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  • Anonymous

    Posted December 18, 2007

    A Must Read!

    This book was extremely amazing. Every aspect of the book sucked me in and I did not want to stop reading it. It portrayed such a great image it was like I was in the book. This book is very discripitive and is masterfully written.

    2 out of 2 people found this review helpful.

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  • Anonymous

    Posted September 27, 2007

    BEAUTIFUL...AMAZING...COULDN'T PUT IT DOWN.

    This is the book that got me started on Margaret George. Her other books were always met with hesitation based solely on the fact of their sheer bulk (almost all approach 1000 pgs). So when I saw this relatively slim 600-page volume, AND it is one of my favorite subjects, I could not resist. So far it is my favorite of the George novels (I don't know! They're all superb!) and is by far my favorite telling of the story of troy. I would have liked to read a bit more about the myth's storyline, both before and after the time actually covered here. But otherwise I have no complaints.

    2 out of 2 people found this review helpful.

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  • Posted October 12, 2013

    more from this reviewer

    Interesting History, Terrible Novel

    There were both good and bad things about this book. For starters, it was very well researched. While reading I felt very much immersed in ancient Greek culture. The way the author portrayed ancient Greek religion was excellent. These were not just old myths and legends people found interesting to share with one another, they were actual beliefs, and the author treated them as if they were real (just as the characters would have believed). I really appreciated that. Historically, I learned a lot about the Trojan War, and the legends behind Helen of Troy.

    As well researched as this book was, however, I felt it lacking as a novel. The story was a bit dry and boring at times, there were a couple of things that I felt were left unresolved by the end of the book, and at times the dialog seemed to be extremely anachronistic. Overall, I think she would have been better off writing a text book on ancient Greece, rather than attempting to dramatize it.

    1 out of 1 people found this review helpful.

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  • Anonymous

    Posted July 30, 2008

    Best Book I Have Ever Read

    I am an avid reader and i could not put this book down once i got it! i would very highly and strongly recomend this to everyone. it was breath taking, and the author did an amazing job of keeping you on the edje of your seat

    1 out of 1 people found this review helpful.

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  • Anonymous

    Posted June 19, 2008

    The story of Helen and Paris come to life in this amazing book!

    I have read all of Margaret George's books and enjoyed each one, but this was my favorite. George captures the essence of life in the ancient time of the Trojan War. This book takes us on the incredible journey of Helen and Paris and the havoc they bring on their beloved city of Troy because of their passionate love affair. I was sorry to read the last page and finish this wonderful novel.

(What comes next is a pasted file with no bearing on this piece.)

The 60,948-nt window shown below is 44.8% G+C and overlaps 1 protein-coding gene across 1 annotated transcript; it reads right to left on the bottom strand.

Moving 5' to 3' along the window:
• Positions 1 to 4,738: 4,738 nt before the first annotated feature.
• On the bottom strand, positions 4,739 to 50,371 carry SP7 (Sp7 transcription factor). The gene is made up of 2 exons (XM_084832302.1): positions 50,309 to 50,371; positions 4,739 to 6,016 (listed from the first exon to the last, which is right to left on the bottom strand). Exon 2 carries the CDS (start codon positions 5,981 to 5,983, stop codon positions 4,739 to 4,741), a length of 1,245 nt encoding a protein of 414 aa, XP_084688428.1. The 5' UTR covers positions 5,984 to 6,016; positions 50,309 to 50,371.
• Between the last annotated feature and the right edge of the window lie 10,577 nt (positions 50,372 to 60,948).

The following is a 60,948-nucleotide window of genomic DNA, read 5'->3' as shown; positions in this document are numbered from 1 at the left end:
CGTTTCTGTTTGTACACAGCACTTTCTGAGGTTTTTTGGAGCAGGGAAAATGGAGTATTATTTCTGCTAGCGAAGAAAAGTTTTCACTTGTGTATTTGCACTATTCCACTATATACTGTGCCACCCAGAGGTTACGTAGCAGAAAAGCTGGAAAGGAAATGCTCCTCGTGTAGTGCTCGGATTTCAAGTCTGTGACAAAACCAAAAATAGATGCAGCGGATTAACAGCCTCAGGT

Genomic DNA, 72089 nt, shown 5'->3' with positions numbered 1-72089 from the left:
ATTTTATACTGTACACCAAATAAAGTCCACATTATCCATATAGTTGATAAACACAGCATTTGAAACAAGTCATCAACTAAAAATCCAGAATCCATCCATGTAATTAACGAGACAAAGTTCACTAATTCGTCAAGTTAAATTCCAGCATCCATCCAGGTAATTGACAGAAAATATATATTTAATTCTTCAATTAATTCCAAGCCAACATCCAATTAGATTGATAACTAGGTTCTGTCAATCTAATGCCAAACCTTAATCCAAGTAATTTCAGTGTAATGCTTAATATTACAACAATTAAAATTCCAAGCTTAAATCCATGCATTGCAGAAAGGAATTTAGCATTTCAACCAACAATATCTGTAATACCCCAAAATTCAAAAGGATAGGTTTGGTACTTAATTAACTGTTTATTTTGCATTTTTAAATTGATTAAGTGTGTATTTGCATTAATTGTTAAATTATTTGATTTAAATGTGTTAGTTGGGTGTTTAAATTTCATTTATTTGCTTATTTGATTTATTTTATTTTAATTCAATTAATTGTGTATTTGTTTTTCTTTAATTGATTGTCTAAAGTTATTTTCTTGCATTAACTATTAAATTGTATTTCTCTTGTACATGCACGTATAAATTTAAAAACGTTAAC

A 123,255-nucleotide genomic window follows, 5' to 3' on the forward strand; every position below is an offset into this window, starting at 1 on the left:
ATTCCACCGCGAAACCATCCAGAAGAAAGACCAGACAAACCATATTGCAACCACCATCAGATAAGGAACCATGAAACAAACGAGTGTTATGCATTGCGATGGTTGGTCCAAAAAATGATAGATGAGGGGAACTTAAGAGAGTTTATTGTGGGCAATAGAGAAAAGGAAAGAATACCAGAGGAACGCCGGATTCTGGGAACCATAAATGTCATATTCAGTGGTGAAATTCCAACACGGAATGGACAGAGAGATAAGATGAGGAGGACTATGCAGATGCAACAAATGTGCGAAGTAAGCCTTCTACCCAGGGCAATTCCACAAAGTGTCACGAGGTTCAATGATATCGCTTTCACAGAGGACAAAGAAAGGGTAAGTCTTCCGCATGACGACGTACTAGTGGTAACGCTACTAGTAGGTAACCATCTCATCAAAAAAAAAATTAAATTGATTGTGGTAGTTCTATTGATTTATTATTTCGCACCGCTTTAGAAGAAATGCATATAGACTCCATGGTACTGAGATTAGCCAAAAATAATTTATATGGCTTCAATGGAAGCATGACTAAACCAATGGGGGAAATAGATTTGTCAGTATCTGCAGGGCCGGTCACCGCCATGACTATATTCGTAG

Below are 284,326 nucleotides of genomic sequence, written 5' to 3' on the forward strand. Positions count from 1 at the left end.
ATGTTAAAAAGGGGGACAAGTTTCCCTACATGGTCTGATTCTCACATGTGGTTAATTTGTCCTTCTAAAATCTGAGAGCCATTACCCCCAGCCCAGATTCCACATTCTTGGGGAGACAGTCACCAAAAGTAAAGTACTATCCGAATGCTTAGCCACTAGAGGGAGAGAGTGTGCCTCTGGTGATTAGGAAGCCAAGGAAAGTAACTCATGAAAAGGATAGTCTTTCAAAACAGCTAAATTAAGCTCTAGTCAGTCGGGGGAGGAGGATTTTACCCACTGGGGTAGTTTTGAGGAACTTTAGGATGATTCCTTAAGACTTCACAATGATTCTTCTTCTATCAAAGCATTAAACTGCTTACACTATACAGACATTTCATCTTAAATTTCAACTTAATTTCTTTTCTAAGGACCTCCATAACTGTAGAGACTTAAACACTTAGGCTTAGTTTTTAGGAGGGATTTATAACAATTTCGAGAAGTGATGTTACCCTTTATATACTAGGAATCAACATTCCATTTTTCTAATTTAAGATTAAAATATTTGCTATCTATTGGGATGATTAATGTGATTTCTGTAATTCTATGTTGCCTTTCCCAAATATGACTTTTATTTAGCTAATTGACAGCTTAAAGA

1 out of 1 people found this review helpful.

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  • Anonymous

    Posted December 16, 2007

    A unique telling of the Trojan War.

    I enjoyed the fact this novel was written from the first person point of view. It made the events that happened more personable because you were viewing them through Helen's eyes. Margaret George wove in historical details that blended perfectly with the descriptive text. This book was hard to put down due to the constant plot twists and 'drama.'

    1 out of 1 people found this review helpful.

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  • Anonymous

    Posted December 14, 2007

    A reviewer

    Helen of Troy is the best book that I have ever read in my life. It is about a women named Helen who is the most beutiful women in the world who was married to man named Menealus. But Helen did not love him. She later on falls in love with a man named Paris he was from Troy. Helen then runs away with Paris. If you want to know more about this story you should read it. There is lots of action and love in this story. Over all Helen of Troy is a very interesting story. You can never tell what happens next. I like this story because it has some interesting fact about the Greek mythology and about there god that they served.Also, it shows some of there rituals that they did for there gods. I incourage people to read this book it has some real live things that we have today in our lives. Greek history rocks. Some of the characters in this story are people like Achillies, Hector, Priam, Paris, Helen, Odysseus, and a bunch of other Greek hero's. My favorite heroin this story is Hector because he never gave up hope for Troy,he kept on fighting till the end and that Hector loved his people very dearly. Hector is Parises brother. Crealy, Helen of Troy is a very exciting story. I'm very thankful that the arthur who is Margaret George wrote this story.

    1 out of 1 people found this review helpful.

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  • Anonymous

    Posted December 15, 2007

    Helen of Troy Review